A Big, Wasteful Human Lightbulb
Not that you spend too much time wondering what life would be like if you were a light bulb…but, in case you’re curious, your body’s existence is equivalent to a 100-watt light bulb, left on 24 hours a day. Now, add in the amount of energy it takes to create the material goods necessary to fuel your body—the energy required for farming, manufacturing, etc.—and you and everyone you know turns out to be equal to 25 100-watt light bulbs. It’s an interesting visualization of our carbon footprint, and a handy index of our world’s supreme inefficiency, courtesy of today’s guest, the population expert Joel Cohen.
For the professor of population studies at Rockefeller and Columbia Universities, understanding the impact of human existence through light bulbs is yet another example of the rare insights gleaned through Cohen’s incredibly multifaceted approach to the dynamics of the world’s population. Professor Cohen also provides a fascinating perspective on just how interconnected our world is, explaining how global populations, economics, environments, cultures and human health all intersect in meat—a discussion that ranges from Chinese pigs and American birds to religious rituals in the Atlas Mountains.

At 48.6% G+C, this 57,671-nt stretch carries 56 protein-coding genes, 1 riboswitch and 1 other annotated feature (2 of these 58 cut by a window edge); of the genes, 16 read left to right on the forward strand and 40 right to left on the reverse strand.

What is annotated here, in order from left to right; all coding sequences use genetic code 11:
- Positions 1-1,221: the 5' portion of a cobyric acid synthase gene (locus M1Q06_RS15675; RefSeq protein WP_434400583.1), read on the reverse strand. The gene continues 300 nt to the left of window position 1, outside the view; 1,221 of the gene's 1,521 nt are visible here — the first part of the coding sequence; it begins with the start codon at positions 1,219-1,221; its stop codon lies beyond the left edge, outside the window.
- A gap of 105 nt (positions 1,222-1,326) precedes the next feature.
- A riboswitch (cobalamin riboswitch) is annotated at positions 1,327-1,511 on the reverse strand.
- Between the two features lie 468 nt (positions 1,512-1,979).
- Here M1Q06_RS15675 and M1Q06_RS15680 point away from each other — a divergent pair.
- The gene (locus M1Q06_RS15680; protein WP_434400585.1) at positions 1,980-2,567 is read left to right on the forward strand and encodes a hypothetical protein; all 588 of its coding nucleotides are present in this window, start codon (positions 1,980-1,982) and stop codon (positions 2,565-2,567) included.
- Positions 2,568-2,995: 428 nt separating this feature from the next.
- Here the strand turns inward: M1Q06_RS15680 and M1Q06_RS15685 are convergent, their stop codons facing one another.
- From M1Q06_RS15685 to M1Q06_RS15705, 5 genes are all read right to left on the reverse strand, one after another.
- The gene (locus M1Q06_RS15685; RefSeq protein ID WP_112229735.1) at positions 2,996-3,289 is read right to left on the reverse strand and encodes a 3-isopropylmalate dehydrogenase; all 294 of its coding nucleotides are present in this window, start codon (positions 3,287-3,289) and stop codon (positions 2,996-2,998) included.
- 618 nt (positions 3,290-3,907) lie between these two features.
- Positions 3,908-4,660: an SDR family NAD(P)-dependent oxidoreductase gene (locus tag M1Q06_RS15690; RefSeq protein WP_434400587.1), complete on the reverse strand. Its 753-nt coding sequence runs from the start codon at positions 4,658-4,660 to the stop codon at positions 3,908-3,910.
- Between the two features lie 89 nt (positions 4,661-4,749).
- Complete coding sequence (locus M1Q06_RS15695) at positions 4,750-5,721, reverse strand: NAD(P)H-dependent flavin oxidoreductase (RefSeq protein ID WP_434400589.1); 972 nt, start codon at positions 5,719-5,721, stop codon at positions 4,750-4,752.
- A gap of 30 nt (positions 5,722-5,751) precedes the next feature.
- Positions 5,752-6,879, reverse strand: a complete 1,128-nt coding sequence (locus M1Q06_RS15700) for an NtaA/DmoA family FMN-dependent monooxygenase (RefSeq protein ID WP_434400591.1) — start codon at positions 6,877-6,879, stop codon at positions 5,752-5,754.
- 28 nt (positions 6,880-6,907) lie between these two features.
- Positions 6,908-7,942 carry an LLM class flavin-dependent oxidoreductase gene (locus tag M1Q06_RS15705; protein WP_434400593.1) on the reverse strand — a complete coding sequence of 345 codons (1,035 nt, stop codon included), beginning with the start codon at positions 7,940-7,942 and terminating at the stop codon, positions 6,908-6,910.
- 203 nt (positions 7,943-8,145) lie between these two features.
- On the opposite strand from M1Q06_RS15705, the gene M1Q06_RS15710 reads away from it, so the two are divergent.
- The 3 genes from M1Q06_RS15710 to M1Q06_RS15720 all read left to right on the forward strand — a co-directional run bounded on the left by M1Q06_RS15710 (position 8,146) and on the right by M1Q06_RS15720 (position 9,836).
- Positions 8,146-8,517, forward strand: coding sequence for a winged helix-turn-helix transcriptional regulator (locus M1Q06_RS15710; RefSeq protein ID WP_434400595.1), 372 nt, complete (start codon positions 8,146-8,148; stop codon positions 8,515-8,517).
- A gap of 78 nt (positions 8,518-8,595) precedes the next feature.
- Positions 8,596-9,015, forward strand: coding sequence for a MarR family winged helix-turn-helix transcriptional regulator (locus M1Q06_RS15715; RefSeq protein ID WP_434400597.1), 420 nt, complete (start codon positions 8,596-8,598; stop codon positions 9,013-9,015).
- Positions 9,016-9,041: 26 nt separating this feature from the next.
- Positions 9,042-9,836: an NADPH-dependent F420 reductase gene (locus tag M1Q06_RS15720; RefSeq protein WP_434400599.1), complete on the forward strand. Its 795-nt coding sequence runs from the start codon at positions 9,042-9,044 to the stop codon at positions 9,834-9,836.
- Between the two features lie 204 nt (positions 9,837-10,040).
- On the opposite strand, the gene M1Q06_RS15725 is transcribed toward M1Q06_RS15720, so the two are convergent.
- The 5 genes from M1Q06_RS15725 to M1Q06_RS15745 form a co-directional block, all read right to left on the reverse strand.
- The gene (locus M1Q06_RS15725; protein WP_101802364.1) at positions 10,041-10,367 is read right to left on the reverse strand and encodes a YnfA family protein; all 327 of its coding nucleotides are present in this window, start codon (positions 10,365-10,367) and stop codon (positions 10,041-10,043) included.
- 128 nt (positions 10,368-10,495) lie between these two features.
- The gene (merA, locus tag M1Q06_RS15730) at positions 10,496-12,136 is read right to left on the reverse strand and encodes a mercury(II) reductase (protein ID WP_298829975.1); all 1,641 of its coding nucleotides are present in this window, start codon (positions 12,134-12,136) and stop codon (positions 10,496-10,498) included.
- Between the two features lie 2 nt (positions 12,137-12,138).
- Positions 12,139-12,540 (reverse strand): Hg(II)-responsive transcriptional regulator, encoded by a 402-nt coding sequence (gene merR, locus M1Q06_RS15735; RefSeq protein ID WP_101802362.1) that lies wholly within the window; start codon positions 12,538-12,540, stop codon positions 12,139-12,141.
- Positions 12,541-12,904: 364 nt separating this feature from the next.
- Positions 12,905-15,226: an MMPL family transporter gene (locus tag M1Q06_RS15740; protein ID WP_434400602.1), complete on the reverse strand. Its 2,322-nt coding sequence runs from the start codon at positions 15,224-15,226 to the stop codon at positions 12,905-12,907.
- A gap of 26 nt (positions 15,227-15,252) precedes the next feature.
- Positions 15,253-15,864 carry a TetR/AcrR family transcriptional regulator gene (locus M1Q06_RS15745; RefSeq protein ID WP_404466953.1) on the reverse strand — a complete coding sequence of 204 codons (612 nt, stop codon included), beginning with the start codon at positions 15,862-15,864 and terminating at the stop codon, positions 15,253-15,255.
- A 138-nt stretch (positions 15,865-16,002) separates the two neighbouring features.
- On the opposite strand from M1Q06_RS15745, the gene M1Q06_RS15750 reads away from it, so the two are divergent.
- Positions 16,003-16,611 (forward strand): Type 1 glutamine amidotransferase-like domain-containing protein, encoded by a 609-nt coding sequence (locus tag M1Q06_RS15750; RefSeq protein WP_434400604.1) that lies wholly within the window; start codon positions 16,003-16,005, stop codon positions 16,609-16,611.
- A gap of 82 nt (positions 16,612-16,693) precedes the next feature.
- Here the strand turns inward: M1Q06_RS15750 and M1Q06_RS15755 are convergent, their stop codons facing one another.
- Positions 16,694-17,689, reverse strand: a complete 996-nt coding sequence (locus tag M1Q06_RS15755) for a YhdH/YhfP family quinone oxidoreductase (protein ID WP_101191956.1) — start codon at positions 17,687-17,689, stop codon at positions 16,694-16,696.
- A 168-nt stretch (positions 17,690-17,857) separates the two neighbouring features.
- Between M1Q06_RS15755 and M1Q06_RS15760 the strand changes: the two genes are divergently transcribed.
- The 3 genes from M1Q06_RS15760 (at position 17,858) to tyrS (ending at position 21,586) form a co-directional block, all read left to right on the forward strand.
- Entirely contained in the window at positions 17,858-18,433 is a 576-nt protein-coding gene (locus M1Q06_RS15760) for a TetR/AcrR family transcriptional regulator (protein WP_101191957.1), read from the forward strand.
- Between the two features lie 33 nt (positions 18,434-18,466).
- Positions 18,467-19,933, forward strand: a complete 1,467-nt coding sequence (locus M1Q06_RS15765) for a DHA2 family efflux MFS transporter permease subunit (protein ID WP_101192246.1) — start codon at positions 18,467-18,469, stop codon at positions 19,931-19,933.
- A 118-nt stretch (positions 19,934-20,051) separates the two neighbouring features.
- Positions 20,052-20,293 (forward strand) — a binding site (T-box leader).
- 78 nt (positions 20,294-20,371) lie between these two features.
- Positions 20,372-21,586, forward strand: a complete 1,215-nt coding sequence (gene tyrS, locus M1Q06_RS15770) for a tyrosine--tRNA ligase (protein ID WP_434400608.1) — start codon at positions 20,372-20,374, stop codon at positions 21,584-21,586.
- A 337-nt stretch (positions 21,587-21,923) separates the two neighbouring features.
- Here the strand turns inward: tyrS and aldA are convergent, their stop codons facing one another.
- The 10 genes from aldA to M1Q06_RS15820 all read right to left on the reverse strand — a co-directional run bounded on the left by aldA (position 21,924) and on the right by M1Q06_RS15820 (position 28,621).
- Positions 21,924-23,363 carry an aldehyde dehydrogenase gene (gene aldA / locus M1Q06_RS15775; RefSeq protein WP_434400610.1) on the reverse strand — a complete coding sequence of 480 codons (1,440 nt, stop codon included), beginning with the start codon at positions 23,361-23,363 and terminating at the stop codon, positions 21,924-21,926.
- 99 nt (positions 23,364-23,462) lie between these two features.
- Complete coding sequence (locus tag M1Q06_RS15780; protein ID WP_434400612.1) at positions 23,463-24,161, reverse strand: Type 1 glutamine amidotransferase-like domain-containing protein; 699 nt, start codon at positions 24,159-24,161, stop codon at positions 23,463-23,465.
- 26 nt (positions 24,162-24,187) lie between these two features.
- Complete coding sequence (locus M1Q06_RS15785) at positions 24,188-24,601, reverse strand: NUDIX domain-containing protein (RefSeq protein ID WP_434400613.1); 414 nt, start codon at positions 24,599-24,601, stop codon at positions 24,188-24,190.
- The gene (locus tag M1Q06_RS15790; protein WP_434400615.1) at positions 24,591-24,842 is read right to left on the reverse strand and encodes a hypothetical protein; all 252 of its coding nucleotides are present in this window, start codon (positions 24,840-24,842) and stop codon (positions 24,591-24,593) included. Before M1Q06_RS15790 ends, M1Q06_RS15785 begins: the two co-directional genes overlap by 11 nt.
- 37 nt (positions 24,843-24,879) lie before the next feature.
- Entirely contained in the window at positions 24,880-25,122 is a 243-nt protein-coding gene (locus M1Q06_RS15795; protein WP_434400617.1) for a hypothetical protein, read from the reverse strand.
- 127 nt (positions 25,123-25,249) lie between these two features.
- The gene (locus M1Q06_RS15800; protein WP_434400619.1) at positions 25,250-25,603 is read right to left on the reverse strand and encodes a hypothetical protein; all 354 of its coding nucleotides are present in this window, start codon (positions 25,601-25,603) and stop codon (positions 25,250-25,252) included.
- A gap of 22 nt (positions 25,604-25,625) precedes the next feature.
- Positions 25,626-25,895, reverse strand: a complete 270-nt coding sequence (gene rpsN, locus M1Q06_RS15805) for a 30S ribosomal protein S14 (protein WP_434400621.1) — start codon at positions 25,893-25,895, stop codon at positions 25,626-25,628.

Studying how various realms of society, nature, and individual lives interact has not only led Professor Cohen to some interesting observations, it also puts him in a prime position to define and critique some of our most glaring inefficiencies. For example, the fact that Earth has 6.8 billion residents and produces enough food to feed between 9 and 11 billion people, yet 1 billion go hungry. How can we fix this? Cohen also reveals some fascinating statistics on how much of our land and resources we use in the feeding of farm animals—instead of directly feeding humans—that will likely make you rethink your approach to meat and industrial farming.